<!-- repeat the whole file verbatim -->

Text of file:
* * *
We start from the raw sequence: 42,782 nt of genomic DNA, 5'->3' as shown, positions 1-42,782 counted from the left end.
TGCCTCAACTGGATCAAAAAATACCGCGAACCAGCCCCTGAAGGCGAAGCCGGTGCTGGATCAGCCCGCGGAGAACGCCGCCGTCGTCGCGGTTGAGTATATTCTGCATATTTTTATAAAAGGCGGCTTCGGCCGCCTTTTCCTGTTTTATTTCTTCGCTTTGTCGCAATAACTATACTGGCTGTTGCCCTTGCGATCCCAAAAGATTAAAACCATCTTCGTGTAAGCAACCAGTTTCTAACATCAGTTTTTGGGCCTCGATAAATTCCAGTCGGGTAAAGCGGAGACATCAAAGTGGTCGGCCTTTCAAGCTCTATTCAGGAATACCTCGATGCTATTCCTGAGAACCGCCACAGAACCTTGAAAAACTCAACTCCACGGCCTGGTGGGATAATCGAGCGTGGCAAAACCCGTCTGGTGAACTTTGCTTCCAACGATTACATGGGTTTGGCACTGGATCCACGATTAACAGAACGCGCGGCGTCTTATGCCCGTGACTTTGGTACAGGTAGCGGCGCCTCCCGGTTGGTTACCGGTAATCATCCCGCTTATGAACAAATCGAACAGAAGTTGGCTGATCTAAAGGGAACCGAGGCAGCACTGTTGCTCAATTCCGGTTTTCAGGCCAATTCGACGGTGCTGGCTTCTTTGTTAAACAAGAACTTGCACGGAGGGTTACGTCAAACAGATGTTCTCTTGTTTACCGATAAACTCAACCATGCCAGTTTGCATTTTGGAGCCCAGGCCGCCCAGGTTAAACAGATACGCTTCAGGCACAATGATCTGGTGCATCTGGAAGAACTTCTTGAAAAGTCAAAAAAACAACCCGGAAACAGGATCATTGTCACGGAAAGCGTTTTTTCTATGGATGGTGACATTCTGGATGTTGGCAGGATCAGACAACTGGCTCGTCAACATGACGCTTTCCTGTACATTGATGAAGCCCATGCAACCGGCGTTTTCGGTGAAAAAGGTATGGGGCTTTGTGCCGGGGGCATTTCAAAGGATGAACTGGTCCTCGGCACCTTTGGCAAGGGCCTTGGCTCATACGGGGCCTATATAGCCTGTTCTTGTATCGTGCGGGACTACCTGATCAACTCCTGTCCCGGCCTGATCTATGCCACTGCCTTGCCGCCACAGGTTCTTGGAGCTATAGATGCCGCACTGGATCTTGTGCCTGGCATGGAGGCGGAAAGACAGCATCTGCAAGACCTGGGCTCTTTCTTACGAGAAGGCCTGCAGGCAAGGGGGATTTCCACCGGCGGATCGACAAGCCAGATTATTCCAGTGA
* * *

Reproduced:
We start from the raw sequence: 42,782 nt of genomic DNA, 5'->3' as shown, positions 1-42,782 counted from the left end.
TGCCTCAACTGGATCAAAAAATACCGCGAACCAGCCCCTGAAGGCGAAGCCGGTGCTGGATCAGCCCGCGGAGAACGCCGCCGTCGTCGCGGTTGAGTATATTCTGCATATTTTTATAAAAGGCGGCTTCGGCCGCCTTTTCCTGTTTTATTTCTTCGCTTTGTCGCAATAACTATACTGGCTGTTGCCCTTGCGATCCCAAAAGATTAAAACCATCTTCGTGTAAGCAACCAGTTTCTAACATCAGTTTTTGGGCCTCGATAAATTCCAGTCGGGTAAAGCGGAGACATCAAAGTGGTCGGCCTTTCAAGCTCTATTCAGGAATACCTCGATGCTATTCCTGAGAACCGCCACAGAACCTTGAAAAACTCAACTCCACGGCCTGGTGGGATAATCGAGCGTGGCAAAACCCGTCTGGTGAACTTTGCTTCCAACGATTACATGGGTTTGGCACTGGATCCACGATTAACAGAACGCGCGGCGTCTTATGCCCGTGACTTTGGTACAGGTAGCGGCGCCTCCCGGTTGGTTACCGGTAATCATCCCGCTTATGAACAAATCGAACAGAAGTTGGCTGATCTAAAGGGAACCGAGGCAGCACTGTTGCTCAATTCCGGTTTTCAGGCCAATTCGACGGTGCTGGCTTCTTTGTTAAACAAGAACTTGCACGGAGGGTTACGTCAAACAGATGTTCTCTTGTTTACCGATAAACTCAACCATGCCAGTTTGCATTTTGGAGCCCAGGCCGCCCAGGTTAAACAGATACGCTTCAGGCACAATGATCTGGTGCATCTGGAAGAACTTCTTGAAAAGTCAAAAAAACAACCCGGAAACAGGATCATTGTCACGGAAAGCGTTTTTTCTATGGATGGTGACATTCTGGATGTTGGCAGGATCAGACAACTGGCTCGTCAACATGACGCTTTCCTGTACATTGATGAAGCCCATGCAACCGGCGTTTTCGGTGAAAAAGGTATGGGGCTTTGTGCCGGGGGCATTTCAAAGGATGAACTGGTCCTCGGCACCTTTGGCAAGGGCCTTGGCTCATACGGGGCCTATATAGCCTGTTCTTGTATCGTGCGGGACTACCTGATCAACTCCTGTCCCGGCCTGATCTATGCCACTGCCTTGCCGCCACAGGTTCTTGGAGCTATAGATGCCGCACTGGATCTTGTGCCTGGCATGGAGGCGGAAAGACAGCATCTGCAAGACCTGGGCTCTTTCTTACGAGAAGGCCTGCAGGCAAGGGGGATTTCCACCGGCGGATCGACAAGCCAGATTATTCCAGTGA